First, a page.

The Sweetness of Quick Closure through Funds from Other Sources
In the professional liability world, errors occur. To quote Forrest Gump, “*%&# happens!” These errors can carry great consequences, and can include payouts by insurers under E&O policies. However, what happens when there is a possibility to rectify the error and place the would-be plaintiff in a position where they were before? Also, how conceivable is it to utilize funds from other sources as a means to bring closure to claims.
Consider this example from a title dispute. In August 2010, plaintiff and two defendants were in a contract for the sale of property in New York City. When the sale fell through, plaintiff commenced an action for specific performance relating to a breach of the real estate contract, and filed a notice of pendency or lis pendens with its action.
Approximately five and one-half years later, the defendants, through a power of attorney, transferred title to the property to a third-party purchaser who also received funding from a third-party lender. As part of the transaction, Title Company prepared a title report, which picked up on the prior action, but accidentally identified it as a concluded matter. The agent unfortunately approved the subsequent transfer and financing to the third-party purchaser and lender. However, the notice of pendency from the prior action was still active, and gave plaintiff the grounds to start a new action to recover what it expected to recover from the initial action, and now included claims against Title Company. In addition, Title Company’s customer was also named and was concerned with the cloud in title to its property.
At that point, counsel could have simply paid plaintiff’s exorbitant demand to protect Title Company and to remove the cloud in title to its customers. However, counsel chose to look in other directions as a means to bring closure to the claim.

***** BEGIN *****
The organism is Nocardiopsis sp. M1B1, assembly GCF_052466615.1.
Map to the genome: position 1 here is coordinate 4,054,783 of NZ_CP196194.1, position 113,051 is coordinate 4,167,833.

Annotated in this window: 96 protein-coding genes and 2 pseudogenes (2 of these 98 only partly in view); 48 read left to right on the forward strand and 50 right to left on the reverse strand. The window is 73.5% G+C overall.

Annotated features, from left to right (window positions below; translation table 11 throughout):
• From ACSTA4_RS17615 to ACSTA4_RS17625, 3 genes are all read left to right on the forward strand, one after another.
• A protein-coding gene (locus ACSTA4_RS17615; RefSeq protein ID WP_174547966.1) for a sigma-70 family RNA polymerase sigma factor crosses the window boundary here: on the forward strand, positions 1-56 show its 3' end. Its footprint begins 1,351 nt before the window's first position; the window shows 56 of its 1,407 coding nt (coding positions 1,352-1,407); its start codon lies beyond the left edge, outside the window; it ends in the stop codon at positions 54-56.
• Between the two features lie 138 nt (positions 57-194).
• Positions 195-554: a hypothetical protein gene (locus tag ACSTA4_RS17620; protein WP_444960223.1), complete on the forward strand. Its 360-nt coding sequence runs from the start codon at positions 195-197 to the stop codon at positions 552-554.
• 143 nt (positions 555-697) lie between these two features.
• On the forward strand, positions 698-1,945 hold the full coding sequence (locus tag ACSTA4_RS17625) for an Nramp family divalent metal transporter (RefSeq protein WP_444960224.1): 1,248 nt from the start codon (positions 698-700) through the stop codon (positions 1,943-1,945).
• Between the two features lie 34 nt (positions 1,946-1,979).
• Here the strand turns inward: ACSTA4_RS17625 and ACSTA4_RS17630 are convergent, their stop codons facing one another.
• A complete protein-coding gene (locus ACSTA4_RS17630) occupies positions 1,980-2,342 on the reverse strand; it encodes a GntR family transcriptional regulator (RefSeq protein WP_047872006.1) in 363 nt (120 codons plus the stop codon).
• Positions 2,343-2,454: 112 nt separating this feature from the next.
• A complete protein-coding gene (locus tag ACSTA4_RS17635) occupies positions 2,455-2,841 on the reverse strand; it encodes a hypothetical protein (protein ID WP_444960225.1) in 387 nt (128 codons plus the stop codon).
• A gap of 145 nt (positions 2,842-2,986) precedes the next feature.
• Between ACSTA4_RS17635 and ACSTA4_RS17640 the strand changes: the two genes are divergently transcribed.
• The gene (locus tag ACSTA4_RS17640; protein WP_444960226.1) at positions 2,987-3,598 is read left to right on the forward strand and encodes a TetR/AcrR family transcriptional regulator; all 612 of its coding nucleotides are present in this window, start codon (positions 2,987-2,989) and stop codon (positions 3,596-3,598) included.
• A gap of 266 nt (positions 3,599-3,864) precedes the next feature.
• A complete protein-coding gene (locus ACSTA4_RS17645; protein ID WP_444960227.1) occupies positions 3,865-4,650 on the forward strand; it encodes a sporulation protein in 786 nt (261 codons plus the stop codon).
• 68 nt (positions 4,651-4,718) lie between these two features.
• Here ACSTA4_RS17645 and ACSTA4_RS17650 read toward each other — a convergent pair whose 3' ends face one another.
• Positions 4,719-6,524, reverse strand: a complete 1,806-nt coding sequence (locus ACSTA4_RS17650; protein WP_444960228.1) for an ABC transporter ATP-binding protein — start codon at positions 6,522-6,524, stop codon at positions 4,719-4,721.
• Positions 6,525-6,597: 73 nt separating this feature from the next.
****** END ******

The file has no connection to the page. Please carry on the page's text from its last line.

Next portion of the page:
Based on efforts to obtain funds from (1) the escrow accounts that should have been paid in the initial property transfer, (2) the sellers from the proceeds of their sale of the property, (3) the Title Company, and (4) the insurance company based on the error, counsel was able to bring closure to the claim at a significant reduction of plaintiff’s claimed damages. This result arose based on thorough review of other avenues for recovery and the Court’s assistance in convincing plaintiff to compromise its claim to an attainable settlement number.
Ultimately, the Title Company received closure to the lawsuit and the insurer was able to rely on significant contributions from other sources to avoid a larger payment than was initially demanded by plaintiff without having to significantly litigate the matter. In addition, the Title Company rectified its relationship with its customers and the title insurance company whom it works with on a regular basis. A win-win via outside the box thinking and lawyering.